Do you find our website to be helpful?
Yes   No

What Every Parent Should Know About Preventing Overuse Injuries in Young Athletes

Everyone knows that playing sports is physically, socially, and emotionally good for kids. But did you know that for the 30 million children and teens who play sports, overuse injuries account for nearly 50% of all injuries? And according to recent studies, overuse injuries in kids are on the rise

As a parent, you’re probably wondering what you can do to ensure your child isn’t one of the millions sidelined by injury this year. At OasisMD with offices in San Diego, Encinitas, and Temecula, California, our team of sports medicine and orthopedic specialists wants to help you do just that. 

Our pediatric orthopedic doctors understand the different needs of growing children and teens and can help in the diagnosis and treatment of sports-related injuries. But prevention is the best medicine, so we’ve curated this guide to help you keep your young athlete free from overuse injuries. Read on to learn more. 

How can I tell if my child is at risk?

Overuse injuries happen as a result of repeating the same movements or motions over and over, like throwing a ball or swinging a racquet. For children and teens, the risk of developing one of these injuries is even higher since their bodies are still growing and developing. Kids are also less self-aware and don’t recognize the signs or symptoms of overuse until it’s too late.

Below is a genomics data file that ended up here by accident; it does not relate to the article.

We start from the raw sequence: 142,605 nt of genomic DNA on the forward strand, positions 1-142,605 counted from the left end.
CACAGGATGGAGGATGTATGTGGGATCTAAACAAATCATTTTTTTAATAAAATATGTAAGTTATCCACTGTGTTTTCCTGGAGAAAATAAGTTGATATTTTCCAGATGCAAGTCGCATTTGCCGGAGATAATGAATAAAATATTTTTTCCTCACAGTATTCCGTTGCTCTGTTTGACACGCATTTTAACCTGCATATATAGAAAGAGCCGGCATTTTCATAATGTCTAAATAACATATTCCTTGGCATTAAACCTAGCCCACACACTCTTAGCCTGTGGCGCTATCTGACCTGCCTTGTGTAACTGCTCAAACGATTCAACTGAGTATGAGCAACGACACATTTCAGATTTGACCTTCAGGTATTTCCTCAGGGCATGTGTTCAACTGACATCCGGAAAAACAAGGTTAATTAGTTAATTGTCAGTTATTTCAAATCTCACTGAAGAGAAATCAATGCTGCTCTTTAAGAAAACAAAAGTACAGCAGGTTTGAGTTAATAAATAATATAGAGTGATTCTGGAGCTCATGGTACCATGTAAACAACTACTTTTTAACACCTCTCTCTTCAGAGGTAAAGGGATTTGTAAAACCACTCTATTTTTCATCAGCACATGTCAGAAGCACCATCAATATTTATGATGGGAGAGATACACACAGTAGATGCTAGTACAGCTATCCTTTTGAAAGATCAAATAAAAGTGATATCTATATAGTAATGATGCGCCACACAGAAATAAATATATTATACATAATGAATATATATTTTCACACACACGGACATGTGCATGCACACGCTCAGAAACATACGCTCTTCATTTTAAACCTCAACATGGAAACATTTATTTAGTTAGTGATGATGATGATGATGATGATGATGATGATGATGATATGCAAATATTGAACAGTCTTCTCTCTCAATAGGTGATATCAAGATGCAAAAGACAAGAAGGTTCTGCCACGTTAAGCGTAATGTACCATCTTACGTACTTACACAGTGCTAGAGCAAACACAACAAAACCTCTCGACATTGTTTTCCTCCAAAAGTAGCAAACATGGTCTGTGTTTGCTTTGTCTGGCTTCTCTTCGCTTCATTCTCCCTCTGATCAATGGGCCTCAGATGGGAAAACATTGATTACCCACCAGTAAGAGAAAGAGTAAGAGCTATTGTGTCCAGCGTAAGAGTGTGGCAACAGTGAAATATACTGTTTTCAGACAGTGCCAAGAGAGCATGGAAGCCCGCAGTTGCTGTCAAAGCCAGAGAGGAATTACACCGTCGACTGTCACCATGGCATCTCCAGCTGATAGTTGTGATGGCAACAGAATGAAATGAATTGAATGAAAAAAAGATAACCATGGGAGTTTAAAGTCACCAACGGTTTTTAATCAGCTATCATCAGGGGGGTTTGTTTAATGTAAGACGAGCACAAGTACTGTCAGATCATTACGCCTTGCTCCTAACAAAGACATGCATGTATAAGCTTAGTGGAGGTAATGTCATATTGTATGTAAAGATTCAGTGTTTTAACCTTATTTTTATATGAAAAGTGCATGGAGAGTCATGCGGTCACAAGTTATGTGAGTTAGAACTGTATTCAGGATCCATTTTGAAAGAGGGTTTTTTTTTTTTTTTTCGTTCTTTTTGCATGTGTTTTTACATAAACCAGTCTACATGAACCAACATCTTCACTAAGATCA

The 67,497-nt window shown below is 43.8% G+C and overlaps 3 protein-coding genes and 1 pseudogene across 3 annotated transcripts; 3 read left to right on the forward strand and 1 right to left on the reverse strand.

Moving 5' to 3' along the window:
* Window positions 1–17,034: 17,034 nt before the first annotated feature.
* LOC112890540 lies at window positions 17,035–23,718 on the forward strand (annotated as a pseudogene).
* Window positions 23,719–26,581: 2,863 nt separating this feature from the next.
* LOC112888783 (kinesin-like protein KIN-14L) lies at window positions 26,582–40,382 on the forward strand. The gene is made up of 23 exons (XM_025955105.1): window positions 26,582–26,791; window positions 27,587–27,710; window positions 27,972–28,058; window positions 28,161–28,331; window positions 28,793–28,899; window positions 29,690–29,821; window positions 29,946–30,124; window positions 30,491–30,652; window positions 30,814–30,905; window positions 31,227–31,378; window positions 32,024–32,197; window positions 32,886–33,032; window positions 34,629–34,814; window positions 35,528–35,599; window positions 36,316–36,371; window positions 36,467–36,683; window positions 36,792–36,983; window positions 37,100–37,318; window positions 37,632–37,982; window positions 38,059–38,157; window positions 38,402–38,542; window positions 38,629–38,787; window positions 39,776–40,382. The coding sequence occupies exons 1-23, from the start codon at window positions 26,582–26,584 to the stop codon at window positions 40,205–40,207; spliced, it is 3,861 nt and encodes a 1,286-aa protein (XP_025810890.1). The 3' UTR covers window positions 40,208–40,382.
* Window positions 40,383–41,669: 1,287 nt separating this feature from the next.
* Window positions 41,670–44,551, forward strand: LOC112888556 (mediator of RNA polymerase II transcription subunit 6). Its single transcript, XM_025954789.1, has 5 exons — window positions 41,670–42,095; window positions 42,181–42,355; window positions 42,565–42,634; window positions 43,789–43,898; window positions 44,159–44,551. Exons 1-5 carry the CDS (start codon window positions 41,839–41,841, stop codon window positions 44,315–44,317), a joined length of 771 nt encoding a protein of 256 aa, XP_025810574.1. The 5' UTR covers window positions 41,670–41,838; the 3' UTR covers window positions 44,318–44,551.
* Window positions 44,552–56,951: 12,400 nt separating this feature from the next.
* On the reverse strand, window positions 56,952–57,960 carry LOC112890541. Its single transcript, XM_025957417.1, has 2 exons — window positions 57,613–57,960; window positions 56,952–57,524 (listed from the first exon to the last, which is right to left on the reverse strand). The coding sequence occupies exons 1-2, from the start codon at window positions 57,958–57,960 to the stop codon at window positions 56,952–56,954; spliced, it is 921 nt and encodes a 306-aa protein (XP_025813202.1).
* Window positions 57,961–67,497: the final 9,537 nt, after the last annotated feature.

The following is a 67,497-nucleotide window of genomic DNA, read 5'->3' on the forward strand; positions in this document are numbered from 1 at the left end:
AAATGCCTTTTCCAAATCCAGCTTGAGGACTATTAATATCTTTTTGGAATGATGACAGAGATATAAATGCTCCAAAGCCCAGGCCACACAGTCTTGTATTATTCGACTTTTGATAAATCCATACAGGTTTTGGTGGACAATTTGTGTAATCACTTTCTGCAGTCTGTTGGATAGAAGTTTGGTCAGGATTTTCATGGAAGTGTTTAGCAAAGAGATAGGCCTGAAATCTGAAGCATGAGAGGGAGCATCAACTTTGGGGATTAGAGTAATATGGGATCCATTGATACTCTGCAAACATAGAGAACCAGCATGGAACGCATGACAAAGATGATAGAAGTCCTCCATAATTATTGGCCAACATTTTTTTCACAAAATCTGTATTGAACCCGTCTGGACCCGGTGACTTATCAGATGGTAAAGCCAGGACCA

If your child specializes in one sport and practices frequently, she may be at higher risk. It’s important to learn to recognize the signs that an overuse injury may be developing and take preventive steps when possible.  

What are the signs or symptoms of overuse injury?

Acute injuries happen suddenly and are accompanied by immediate and usually severe pain. But overuse injuries tend to develop slowly, progressing over time. If your child exhibits any of the following signs or symptoms, contact the experts at OasisMD for an evaluation: